Pharma Focus Asia
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Yoshinobu Horiuchi, Head, Laboratory of Pertussis and Endotoxin Control, Department of Bacterial Pathogenesis and Infection Control, National Institute of Infectious Diseases, Japan

Srinivasan V, Consultant / Advisor, Pharma Business / Enterprise

For all pharma businesses, it is a challenge to enable their field force—Sales and Marketing—to be consistent performers. The success or failure in this direction will accordingly decide the fate of the organisations. Even if an organisation has highly innovative molecules in its product basket, it is of no consequence if its field force are not consistently performing. The very fact that every pharma business is trying to achieve this with all its might shows how important this activity is in driving the business forward, though only some succeed. In the light of this, the topic that we are going to discuss in this article assumes great importance.

In ethically promoting Pharma business, field force are the resources who generate prescriptions for the products being promoted, thus bring in revenue, therefore the figures at the top of the line always depend upon their contribution. However, not all members of the field force are consistently hitting the numbers. If we enable most of the field force to unlock their potential and hit the numbers consistently, then imagine its impact on the top of the line! That’s what every business is trying to do, though only some succeed. Let’s discuss below some ways and means of achieving this, not by doing things drastically and painfully, but by tweaking a bit of things that we have been doing all along.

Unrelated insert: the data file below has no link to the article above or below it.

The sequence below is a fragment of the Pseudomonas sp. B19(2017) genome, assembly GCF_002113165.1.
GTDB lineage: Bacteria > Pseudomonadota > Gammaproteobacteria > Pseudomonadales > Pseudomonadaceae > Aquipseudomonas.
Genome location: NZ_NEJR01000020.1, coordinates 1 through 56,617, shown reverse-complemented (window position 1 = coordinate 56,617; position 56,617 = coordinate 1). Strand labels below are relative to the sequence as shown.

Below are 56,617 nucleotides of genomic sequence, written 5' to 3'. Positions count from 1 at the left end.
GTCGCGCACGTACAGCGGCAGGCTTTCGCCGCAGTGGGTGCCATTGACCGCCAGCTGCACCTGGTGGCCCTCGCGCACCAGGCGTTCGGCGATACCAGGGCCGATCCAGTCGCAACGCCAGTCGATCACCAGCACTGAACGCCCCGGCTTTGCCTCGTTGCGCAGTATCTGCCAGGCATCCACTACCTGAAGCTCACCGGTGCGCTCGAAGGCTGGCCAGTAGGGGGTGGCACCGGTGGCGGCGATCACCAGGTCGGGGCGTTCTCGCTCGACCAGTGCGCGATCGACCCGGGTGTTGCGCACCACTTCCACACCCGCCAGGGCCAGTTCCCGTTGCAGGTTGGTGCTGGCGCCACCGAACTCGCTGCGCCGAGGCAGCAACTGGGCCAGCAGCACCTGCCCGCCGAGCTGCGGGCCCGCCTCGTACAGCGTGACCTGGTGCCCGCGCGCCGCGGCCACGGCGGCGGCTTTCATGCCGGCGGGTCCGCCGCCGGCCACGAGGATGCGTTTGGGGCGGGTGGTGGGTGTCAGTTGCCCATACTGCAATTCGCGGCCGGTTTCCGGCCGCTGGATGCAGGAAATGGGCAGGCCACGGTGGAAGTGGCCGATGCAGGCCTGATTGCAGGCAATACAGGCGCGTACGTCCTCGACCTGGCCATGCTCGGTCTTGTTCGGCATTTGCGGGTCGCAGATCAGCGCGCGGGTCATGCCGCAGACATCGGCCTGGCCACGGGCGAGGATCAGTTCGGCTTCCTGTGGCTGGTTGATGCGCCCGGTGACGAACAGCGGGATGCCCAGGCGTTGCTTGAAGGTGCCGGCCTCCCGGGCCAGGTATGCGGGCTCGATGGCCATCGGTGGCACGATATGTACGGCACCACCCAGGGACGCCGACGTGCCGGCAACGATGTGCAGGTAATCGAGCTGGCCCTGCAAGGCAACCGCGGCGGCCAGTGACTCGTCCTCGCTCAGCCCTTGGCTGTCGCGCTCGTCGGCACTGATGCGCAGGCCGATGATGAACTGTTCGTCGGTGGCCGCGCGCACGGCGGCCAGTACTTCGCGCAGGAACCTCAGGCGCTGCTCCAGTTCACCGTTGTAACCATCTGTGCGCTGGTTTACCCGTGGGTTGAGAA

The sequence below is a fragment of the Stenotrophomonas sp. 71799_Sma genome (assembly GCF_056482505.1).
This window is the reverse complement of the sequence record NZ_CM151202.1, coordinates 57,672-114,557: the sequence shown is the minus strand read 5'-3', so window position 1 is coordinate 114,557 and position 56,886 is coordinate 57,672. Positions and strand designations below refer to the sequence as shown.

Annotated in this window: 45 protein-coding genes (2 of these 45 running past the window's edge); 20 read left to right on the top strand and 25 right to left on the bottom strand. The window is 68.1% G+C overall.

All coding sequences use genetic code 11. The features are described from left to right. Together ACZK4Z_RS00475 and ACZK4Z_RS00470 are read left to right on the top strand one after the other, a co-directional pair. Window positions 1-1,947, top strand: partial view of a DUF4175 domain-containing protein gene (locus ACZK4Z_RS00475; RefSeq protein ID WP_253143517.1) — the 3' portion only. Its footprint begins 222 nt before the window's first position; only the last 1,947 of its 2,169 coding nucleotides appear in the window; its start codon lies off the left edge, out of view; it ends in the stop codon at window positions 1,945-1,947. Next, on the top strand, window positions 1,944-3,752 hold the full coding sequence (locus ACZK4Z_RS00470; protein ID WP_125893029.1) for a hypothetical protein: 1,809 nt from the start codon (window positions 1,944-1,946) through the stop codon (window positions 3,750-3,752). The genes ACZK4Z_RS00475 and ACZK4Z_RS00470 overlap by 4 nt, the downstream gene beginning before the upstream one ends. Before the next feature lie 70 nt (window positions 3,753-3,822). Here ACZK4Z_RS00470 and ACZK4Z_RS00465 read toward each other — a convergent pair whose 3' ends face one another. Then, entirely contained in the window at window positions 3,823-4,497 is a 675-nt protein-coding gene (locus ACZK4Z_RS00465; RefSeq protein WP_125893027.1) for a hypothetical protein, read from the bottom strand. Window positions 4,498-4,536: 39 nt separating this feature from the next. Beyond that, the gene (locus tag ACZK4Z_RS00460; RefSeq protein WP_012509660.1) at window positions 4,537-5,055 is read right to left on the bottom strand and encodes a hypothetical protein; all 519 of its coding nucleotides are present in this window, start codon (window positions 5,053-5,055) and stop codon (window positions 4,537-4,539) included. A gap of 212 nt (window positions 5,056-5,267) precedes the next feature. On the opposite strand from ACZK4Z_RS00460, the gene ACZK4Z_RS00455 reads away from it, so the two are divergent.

First and foremost, there should be an unending appetite to succeed in the profession—like Sunil Gavaskar for runs in Cricket—earn well, grow in career, and stand tall in the society in the minds of the field force. However, if this is lacking in a few, it should be inculcated by the organisation and also by the lINE MANAGERS. I have seen people growing from Medical representatives to Zonal Sales managers, Brand/Product managers, Marketing managers, National Sales managers, Vice presidents sales & marketing, Managing directors, Chief Executive Officers, etc in a span of 10-15 years. They have earned such positions due to their sincerity, hard work, and delivery of expected results consistently in each position, despite odds. If this is possible for them, then why not for others? A session on this can be thought of during the in-house training programmes to inspire and motivate newly joined Medical Representatives.

The HR team, in consultation with the sales &marketing team arrive at the criteria they expect for a frontline salesman (medical representative) with which hopefully he/she can perform well in the field, and ensure that it is well understood and implemented by all involved in the selection of candidates. For example, some of the criteria may be as under: a) Biology or Pharmacy graduate, b) Fresher or with only 1-2 years of experience in same line, c) good communication skill, and d) enjoys meeting highly qualified customers, outgoing type , and interacting with them, e) age group 20-25, and f) reference check should be favourable. Well begun is like half the battle won!